Missing headsThe thematic committees can take up specific issues, conduct studies and offer solutions.
The country is reeling under a serious financial crisis. People are burdened by sky-high inflation. The departure of outbound migrant workers from Tribhuvan International Airport in search of jobs abroad has turned into an exodus. Hundreds of victims of loan sharks, cooperatives and microfinance companies are camping at Maitighar every single day to draw the attention of the government officials and parliamentarians. In recent months, one after another, corruption cases have come to light, such as the fake Bhutanese refugee scam, Lalita Niwas land grab and gold smuggling. But the country's lawmakers seem oblivious to these pressing problems and there has been no serious debate in the House on their resolution.
Over eight months after lawmakers were elected from the November 20, 2022, polls and more than seven months after the first meeting of the new House of Representatives on January 9, the lower house committees are yet to get their chairpersons. In the absence of the elected chairs, the panels are now led by the oldest members of the committees, which is an ad-hoc arrangement. Had the parliamentary committees been fully functional, the various thematic panels could have made progress on all the vital issues mentioned above. The full House meetings are routinely disrupted. Even when the meetings do happen, lawmakers tend to use them to make generic statements or to disparage their political opponents. Given its size, it is also impractical to expect the House to discuss the issues minutely.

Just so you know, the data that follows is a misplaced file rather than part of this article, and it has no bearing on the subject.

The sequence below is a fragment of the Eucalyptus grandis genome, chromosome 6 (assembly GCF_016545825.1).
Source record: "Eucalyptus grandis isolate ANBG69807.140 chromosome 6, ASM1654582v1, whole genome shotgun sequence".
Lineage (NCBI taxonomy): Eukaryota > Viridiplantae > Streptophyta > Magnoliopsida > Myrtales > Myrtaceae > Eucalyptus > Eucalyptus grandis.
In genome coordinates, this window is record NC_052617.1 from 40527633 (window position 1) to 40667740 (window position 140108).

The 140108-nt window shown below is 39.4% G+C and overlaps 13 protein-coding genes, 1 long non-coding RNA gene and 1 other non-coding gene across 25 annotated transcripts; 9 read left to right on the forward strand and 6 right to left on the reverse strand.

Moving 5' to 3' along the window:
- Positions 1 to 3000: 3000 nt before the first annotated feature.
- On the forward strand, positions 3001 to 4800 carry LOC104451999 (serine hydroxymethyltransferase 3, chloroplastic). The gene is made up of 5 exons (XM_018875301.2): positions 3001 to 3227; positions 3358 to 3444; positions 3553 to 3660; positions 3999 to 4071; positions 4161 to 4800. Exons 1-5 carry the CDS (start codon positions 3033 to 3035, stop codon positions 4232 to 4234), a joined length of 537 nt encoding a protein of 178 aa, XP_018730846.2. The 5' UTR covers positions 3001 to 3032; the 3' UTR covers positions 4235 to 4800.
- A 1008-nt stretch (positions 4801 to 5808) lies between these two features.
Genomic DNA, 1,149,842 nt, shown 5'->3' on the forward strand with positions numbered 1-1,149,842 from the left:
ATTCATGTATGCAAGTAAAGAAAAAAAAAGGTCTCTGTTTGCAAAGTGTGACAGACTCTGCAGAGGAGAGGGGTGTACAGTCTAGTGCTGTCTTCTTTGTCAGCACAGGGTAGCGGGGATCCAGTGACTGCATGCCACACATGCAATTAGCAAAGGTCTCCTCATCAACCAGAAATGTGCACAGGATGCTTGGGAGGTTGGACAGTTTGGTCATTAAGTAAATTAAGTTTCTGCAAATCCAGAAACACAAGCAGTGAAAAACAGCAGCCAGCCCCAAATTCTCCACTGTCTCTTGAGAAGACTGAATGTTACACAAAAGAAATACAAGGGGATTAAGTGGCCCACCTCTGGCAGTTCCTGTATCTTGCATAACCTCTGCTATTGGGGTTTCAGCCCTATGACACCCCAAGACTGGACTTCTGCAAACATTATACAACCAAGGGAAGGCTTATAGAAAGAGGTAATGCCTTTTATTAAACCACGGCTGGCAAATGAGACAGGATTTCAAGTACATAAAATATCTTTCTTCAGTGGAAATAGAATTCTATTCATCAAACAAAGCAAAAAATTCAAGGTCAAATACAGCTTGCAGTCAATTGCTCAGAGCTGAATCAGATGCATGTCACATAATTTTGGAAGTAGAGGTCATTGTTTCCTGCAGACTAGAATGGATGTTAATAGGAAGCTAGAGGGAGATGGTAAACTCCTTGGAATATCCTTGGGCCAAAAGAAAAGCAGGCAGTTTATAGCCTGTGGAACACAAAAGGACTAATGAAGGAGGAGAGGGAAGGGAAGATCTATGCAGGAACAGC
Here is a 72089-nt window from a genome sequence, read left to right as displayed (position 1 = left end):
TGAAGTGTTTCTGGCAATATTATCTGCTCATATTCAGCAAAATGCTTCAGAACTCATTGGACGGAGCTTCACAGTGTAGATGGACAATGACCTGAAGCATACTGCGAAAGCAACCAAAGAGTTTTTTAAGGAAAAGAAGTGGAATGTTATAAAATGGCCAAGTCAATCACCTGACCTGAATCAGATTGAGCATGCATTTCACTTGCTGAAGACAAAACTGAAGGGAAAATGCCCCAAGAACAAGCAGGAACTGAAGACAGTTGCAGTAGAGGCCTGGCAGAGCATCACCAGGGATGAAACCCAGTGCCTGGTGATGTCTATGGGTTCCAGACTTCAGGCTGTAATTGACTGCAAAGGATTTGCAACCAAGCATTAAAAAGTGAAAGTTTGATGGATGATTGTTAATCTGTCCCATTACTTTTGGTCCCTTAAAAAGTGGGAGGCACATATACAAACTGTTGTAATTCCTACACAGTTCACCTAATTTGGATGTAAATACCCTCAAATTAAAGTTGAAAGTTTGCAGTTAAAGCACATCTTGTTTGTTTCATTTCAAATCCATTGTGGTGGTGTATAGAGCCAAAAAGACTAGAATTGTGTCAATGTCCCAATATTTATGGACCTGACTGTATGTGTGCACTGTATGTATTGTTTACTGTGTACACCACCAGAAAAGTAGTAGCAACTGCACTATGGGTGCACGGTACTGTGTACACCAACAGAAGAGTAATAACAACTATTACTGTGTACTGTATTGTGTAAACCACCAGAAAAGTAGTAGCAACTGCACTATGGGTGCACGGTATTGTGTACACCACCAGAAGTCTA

This is where the thematic committees, which are considered workshops of the Parliament, enter the picture. They can take up specific issues, conduct a thorough study, and offer solutions to government agencies. Even on complex matters, the committees can get to the crux of the issue, which they do by forming subcommittees, going on field visits, summoning concerned officials, and even inviting independent experts. In general, traditionally, the committees that have had a clear focus, done fieldwork and undertook thorough investigations have been successful. A case in point is the investigation into the Sudan scam by the State Affairs Committee of the lower house. Right now, there are no better entities than these committees to maintain supervision and oversight of government activities. Effective House committees thus make government agencies accountable.
Unfortunately, such vital committees have been kept headless for three months since their formation. This is largely because of the indecision of top leaders of three major political parties—the Nepali Congress, the CPN-UML and the CPN (Maoist Centre). The reason they cannot arrive at a decision is that there is intense competition for limited posts of committee chairs, whose pay and perks are equivalent to those of state ministers. But that is a wretched excuse: it is undemocratic and immoral to make important state organs victims of bargaining for posts for certain influential leaders. The top leaders are again showing that they care more about their own selves and their parties than they do about their country. Perhaps the Speaker, the chief mediator in the House, could play a more proactive role in nudging them to make timely nominations.